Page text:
South Carolina surgeon M. Trayser Dunaway, says he'd be happy if all medical records were kept on 3- by 5-inch note cards.
Today's medical practice and billing, however, requires much more detailed documentation and record keeping. The federal government recently declared the prosecution of healthcare billing fraud one of its top priorities, and a reliance on note cards in this fraud-suspicious environment would likely land Dunaway in jail.
To help himself and other physicians understand and simplify medical record keeping, Dunaway has authored the Pocket Guide to Clinical Coding (Camden, S.C.; Rebel Records; $10.75)).
Since 1992, when HCFA instituted a Medicare physician fee schedule, each patient visit and procedure has been coded according to the Current Procedural Terminology codes. Every service receives a code and an appropriate billing level, from one to five.
To help physicians use the codes and bill correctly, HCFA issued evaluation and management documentation guidelines in 1995. In 1997, because of confusion generated by the original guidelines, HCFA issued new E&M guidelines with more requirements and greater detail. Originally scheduled to go into effect Jan. 1, the implementation of the new guidelines has been indefinitely postponed while HCFA tests their effectiveness and considers revisions. A number of physicians complained the guidelines as proposed were confusing and cumbersome, and that they forced physicians to do unnecessary work to get paid. For example, the guidelines for a comprehensive exam listed more than 40 steps physicians must perform and document.
The American Medical Association is leading the effort to to revise the 1997 guidelines. Physicians from across the country met with HCFA officials last month in Chicago to discuss the new guidelines. Some physicians wanted a delay; others wanted the guidelines completely rewritten.
In a recent letter to members of the Pennsylvania Medical Society, President Lee McCormick, M.D., railed that he is "personally outraged" by the new guidelines. "We appreciate that good documentation is necessary for quality patient care. However, the documentation involved with these guidelines is excessive. Documentation should be a way to enhance care of our patients, not to satisfy HCFA."
The first list of descriptive terms and codes for reporting medical services and procedures, the CPT codes, was created by the American Medical Association in 1966. They were designed to provide a uniform language for reliable, nationwide communication between healthcare providers. Thirty-two years later, they are the standard for processing public and private insurance claims.
Though HCFA's 1995 guidelines were intended to help physicians code and bill appropriately, some physicians claimed they were too narrow. The guidelines focused on what are known as multisystem exams, in which more than one organ or body part is examined. They made no reference to single organ or single system exams, which left many specialists confused -- and often underpaid.
Under the 1995 E&M guidelines, for example, an ophthalmologist who submits a level-four bill for a high-level ophthalmology exam will not meet all of the criteria for a comprehensive high-level exam, because he or she has examined only one "system." HCFA offered no guidance in such situations, so Medicare carriers developed their own, somewhat arbitrary, criteria for specialists' billing. Other carriers limited the billing levels of family physicians, according to the AMA, reasoning family doctors could never code higher than level three because the services they provide are not complex.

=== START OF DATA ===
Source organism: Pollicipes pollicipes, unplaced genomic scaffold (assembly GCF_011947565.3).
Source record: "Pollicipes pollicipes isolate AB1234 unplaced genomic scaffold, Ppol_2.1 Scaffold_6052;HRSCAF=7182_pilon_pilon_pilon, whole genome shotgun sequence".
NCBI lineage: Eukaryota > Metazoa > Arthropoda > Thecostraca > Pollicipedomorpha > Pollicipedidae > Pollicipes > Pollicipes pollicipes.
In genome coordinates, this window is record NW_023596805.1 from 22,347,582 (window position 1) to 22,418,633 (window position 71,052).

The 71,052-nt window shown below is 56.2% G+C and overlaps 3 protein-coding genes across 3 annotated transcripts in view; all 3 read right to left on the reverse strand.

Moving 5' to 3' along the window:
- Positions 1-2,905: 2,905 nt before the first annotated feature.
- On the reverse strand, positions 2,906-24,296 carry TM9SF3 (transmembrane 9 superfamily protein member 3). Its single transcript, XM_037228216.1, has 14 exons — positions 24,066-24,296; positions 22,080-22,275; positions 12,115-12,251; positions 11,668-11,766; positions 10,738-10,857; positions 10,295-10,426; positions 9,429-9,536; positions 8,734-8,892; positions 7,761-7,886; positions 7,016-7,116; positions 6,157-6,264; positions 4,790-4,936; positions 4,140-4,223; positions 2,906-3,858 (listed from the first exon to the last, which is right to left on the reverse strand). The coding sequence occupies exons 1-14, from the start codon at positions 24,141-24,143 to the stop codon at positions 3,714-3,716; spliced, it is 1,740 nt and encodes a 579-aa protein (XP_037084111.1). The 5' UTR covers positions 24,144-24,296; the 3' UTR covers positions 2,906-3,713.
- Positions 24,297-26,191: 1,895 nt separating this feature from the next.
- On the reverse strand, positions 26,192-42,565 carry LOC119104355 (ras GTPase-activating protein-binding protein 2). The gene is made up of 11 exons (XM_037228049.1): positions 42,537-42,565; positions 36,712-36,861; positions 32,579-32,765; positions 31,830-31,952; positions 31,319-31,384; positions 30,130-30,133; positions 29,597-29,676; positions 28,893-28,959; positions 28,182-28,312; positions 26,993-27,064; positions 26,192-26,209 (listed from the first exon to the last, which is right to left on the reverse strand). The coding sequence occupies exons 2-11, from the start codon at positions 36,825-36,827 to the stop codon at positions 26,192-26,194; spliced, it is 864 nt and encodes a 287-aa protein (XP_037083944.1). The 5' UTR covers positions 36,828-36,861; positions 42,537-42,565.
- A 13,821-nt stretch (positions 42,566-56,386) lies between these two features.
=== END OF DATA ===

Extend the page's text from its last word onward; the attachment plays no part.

The resulting confusion and controversy led HCFA to issue the new guidelines, which added more clinical specifics to the multisystem exam and more guidelines for 10 single-system exams. Despite the role of the AMA and a number of specialty societies in helping HCFA draft the new guidelines, they still have been greeted with considerable resistance by physicians.
Melvyn Sterling, chair of the California Medical Association's Medicare E&M Committee, says the guidelines will add an additional five to seven minutes to each patient visit. Sterling, an internist in solo practice in Orange, Calif., says, "Either that means staying late at night or seeing fewer patients -- probably seeing fewer patients." The guidelines have "changed my focus from being focused on the patient to being focused on the chart in order to protect myself."
In a recent letter to the Wall Street Journal, one Washington internist declared, "Documentation requirements are on the verge of subsuming medical care itself."
"I'm jumping through the hoops, but they're not essential to what I'm doing," author Dunaway says. "I want to know what medical problems my patients have, but if somebody comes in with appendicitis, I fix it and then I never see them again. I don't need all the paperwork."
McCormick says some of his members have complained that the new guidelines would add at least two hours to their day. "It becomes counterproductive to good patient care because you can sometimes get so lost in the minutiae."
McCormick also says the proposed guidelines would make extra work by requiring physicians to document what are known as "negatives." For example, in the past, physicians may have mentally noted there were no problems with a patient's nose, but now the guidelines require that they make note of that fact. "The last time I did a physical exam during which I documented all the negatives was when I was in medical school," he says. "Physicians just don't function that way."
For many doctors, the cost of compliance also is a concern. "It takes me about two minutes to figure out what I need to do, but it takes at least 30 minutes to do the paperwork," Dunaway says. "We're going to employ a physician assistant this summer. I can do my two minute assessment, and then he can go back and fill in the boxes behind me. That will help, but I have to pay him."